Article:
Gross Domestic Product (GDP) grew by 6% in 2019 against 6.5% in 2018. Services grew by 10%, supported by wholesale and retail trade, despite the Thomas Cook UK bankruptcy. Agriculture contracted by 10% due to erratic rainfall. On the demand side, growth was driven by high public and private investment. Externally financed projects (9.8% of GDP) supported public investment while private sector credit expanded rapidly (y-o-y growth of 35.8%). Inflation increased from 6.5% in 2018 to 7.1% in 2019, reflecting a reduction of the output gap and the impact of a one-off administrative price change.
The government adhered to a tight fiscal stance in 2019 and succeeded in reducing the fiscal deficit by almost 3.5 percentage points of GDP to 2.6% of GDP in 2019 (corresponding to a primary surplus of 0.6%). Revenues (excluding grants) increased markedly driven by strong tax performance. Current expenditure increased by 1% of GDP in 2019 relative to previous year to accommodate a 50% increase in civil service salaries, and higher outlays for social sectors and transitional justice initiatives. Interest payments declined from 26.1% of domestic revenues in 2018 to 22.3% in 2019. SOE subsidies were contained at 0.6% of GDP. Public debt declined from 86.7% of GDP in 2018 to 82.5% in 2019.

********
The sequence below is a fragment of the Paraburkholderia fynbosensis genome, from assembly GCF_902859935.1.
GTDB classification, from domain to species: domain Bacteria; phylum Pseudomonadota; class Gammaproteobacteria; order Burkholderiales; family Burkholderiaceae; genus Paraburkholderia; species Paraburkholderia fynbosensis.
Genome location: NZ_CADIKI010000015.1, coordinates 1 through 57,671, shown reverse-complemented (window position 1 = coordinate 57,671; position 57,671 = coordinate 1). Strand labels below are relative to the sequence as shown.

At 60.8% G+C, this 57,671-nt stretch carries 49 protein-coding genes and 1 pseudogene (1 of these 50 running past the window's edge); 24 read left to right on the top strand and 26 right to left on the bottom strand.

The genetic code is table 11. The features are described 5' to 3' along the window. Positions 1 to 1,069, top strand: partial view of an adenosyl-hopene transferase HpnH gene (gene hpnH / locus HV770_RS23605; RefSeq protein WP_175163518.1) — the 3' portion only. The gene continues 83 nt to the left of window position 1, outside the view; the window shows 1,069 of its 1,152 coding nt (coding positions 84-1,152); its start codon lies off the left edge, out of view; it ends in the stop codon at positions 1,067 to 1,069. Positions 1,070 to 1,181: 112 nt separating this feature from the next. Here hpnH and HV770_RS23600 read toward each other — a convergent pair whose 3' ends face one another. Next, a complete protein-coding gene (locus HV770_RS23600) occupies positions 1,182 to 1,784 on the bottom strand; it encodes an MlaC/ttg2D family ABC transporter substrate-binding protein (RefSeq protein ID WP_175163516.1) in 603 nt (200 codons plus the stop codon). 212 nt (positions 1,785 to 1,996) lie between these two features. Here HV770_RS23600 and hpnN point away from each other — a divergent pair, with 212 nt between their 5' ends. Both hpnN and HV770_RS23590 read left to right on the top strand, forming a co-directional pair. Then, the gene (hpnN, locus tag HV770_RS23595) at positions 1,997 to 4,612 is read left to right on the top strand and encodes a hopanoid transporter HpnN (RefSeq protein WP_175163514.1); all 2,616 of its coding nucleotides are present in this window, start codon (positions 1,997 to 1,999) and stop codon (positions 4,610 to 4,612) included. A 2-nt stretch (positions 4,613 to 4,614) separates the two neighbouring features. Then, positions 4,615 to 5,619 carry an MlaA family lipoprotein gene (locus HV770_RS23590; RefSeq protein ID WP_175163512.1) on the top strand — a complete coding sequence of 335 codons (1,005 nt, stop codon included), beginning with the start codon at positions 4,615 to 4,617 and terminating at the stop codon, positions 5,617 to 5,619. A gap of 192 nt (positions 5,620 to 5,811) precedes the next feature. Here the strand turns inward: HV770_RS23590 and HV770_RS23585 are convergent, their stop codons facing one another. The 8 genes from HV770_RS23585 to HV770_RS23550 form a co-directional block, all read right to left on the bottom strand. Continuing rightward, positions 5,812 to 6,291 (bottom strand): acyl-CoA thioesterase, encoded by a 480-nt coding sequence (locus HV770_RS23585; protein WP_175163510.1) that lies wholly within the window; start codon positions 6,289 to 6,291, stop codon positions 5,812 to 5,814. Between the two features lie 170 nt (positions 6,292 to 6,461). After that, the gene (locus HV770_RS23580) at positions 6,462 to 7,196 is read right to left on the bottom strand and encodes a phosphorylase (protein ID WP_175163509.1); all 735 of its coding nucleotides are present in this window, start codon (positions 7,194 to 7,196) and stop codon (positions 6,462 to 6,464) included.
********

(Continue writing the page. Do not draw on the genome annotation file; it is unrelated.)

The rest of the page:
The restructuring of The Gambia's external debt is being finalized following commitments provided by participating creditors. These deferrals have markedly improved The Gambia's debt outlook.
The Gambia has met quantitative targets under the one-year IMF Staff Monitored Program (SMP) for 2019 (approved by the International Monetary Fund (IMF) on April 24, 2019), including on domestic borrowing by the government and on poverty-reducing spending. On February 11, 2020, IMF reached staff-level agreement with the Gambia on a three-year Extended Credit Facility program in the amount of SDR 35 million (or around $48 million). This arrangement will catalyze much needed resources from other international partners enabling The Gambia to fulfill its economic potential and address pressing social needs.
Source: World Bank